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Monday, January 29 • 2:40pm - 3:00pm
SYMPOSIA-04: Prairie Contour Buffer Strips Serve as Bird Nesting Habitat in Midwestern Agricultural Landscapes

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AUTHORS. Matthew D. Stephenson, Iowa State University Department of Natural Resource Ecology and Management; Lisa A. Schulte, Iowa State University Department of Natural Resource Ecology and Management; Robert W. Klaver, U.S. Geological Survey, Iowa Cooperative Fish and Wildlife Research Unit

ABSTRACT. Grasslands in the Midwest have seen a precipitous decline over the last 150 years, resulting in the loss of millions of acres of habitat for wildlife. A large majority of the land in the Midwest is privately owned and efforts to restore habitat on large scales will have to include partnerships with private landowners. Contour buffer strips of diverse native prairie in row crop fields have been demonstrated to be very effective at reducing nutrient and soil runoff and may also serve as quality habitat for birds on farms. From 2015-2017 we investigated bird use and nest success in contour strips planted to diverse native prairie on 15 farms in Iowa. Nests were located and monitored until success or failure and nest location, landscape, and vegetation variables were measured for 357 Red-winged Blackbird (Agelaius phoeniceus) and 147 Dickcissel (Spiza americana) nests. AIC model selection of daily nest survival rates showed vegetation structure and density positively impacted nest survival for Red-winged Blackbirds and sites with large, mature prairie strips had a positive impact on nest survival for Dickcissels. These preliminary findings indicate that if widely adopted, contour strips of prairie could serve as quality nesting habitat across large parts of the agricultural Midwestern landscape.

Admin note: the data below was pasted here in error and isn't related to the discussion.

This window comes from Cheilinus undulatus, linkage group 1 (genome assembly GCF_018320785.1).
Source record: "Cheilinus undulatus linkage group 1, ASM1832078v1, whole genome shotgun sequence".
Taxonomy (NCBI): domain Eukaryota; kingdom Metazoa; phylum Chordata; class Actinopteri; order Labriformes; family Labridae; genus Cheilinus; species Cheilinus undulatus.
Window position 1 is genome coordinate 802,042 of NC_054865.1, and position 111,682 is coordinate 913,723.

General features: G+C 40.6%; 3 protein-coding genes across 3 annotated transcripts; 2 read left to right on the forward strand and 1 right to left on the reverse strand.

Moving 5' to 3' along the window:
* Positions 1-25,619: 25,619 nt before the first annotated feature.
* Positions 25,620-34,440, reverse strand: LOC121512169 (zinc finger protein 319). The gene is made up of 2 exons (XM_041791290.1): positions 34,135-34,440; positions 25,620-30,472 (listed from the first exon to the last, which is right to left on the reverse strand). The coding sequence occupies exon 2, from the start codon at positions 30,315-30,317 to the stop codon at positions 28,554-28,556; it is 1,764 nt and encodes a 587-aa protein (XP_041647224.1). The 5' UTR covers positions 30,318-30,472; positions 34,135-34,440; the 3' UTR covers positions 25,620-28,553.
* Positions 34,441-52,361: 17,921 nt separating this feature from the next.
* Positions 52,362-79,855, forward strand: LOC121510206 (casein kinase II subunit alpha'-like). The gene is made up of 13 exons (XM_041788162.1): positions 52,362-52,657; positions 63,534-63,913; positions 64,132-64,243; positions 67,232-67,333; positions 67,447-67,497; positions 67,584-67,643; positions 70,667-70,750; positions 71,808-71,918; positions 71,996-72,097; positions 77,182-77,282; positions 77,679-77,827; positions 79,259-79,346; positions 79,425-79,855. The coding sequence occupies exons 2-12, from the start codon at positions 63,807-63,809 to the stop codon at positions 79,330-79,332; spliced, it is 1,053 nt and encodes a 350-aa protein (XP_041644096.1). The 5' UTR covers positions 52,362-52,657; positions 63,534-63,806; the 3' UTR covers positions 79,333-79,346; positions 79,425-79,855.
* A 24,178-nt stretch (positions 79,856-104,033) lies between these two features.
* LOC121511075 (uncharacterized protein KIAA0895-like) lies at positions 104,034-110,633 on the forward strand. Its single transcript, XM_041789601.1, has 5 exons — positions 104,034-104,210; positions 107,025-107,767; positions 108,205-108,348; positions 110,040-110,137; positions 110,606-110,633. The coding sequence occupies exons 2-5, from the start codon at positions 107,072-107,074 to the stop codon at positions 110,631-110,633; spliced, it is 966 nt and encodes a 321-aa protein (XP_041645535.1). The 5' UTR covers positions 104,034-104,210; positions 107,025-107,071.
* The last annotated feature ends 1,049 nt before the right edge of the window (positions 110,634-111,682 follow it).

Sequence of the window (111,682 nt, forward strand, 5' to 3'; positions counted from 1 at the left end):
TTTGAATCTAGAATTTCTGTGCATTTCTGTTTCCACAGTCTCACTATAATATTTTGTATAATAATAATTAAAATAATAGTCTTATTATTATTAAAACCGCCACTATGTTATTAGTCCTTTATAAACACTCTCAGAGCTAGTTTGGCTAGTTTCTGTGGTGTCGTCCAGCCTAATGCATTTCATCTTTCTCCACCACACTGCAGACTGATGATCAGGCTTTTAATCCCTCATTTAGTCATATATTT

Monday January 29, 2018 2:40pm - 3:00pm CST